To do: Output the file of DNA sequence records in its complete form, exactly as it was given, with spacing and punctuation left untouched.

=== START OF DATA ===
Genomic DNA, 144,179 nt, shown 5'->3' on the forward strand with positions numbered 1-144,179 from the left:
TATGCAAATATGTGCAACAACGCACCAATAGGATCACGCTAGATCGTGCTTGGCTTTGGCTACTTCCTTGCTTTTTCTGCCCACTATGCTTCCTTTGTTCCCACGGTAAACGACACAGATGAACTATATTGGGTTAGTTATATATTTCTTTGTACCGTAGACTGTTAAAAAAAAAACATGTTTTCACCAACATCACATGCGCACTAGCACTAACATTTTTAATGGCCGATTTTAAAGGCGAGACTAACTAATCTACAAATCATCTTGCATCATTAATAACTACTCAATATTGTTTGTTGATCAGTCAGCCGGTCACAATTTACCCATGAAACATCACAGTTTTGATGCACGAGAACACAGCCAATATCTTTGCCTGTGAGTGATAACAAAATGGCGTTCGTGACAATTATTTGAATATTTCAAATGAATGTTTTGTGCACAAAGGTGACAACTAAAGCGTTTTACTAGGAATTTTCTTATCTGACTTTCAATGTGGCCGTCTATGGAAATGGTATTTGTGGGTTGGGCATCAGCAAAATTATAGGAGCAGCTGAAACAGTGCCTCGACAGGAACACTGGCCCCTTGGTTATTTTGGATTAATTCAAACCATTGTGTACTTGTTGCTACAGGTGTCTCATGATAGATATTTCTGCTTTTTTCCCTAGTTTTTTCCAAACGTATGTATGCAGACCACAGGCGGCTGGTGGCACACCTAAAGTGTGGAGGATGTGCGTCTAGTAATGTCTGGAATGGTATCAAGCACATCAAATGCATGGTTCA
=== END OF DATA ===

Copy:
Genomic DNA, 144,179 nt, shown 5'->3' on the forward strand with positions numbered 1-144,179 from the left:
TATGCAAATATGTGCAACAACGCACCAATAGGATCACGCTAGATCGTGCTTGGCTTTGGCTACTTCCTTGCTTTTTCTGCCCACTATGCTTCCTTTGTTCCCACGGTAAACGACACAGATGAACTATATTGGGTTAGTTATATATTTCTTTGTACCGTAGACTGTTAAAAAAAAAACATGTTTTCACCAACATCACATGCGCACTAGCACTAACATTTTTAATGGCCGATTTTAAAGGCGAGACTAACTAATCTACAAATCATCTTGCATCATTAATAACTACTCAATATTGTTTGTTGATCAGTCAGCCGGTCACAATTTACCCATGAAACATCACAGTTTTGATGCACGAGAACACAGCCAATATCTTTGCCTGTGAGTGATAACAAAATGGCGTTCGTGACAATTATTTGAATATTTCAAATGAATGTTTTGTGCACAAAGGTGACAACTAAAGCGTTTTACTAGGAATTTTCTTATCTGACTTTCAATGTGGCCGTCTATGGAAATGGTATTTGTGGGTTGGGCATCAGCAAAATTATAGGAGCAGCTGAAACAGTGCCTCGACAGGAACACTGGCCCCTTGGTTATTTTGGATTAATTCAAACCATTGTGTACTTGTTGCTACAGGTGTCTCATGATAGATATTTCTGCTTTTTTCCCTAGTTTTTTCCAAACGTATGTATGCAGACCACAGGCGGCTGGTGGCACACCTAAAGTGTGGAGGATGTGCGTCTAGTAATGTCTGGAATGGTATCAAGCACATCAAATGCATGGTTCA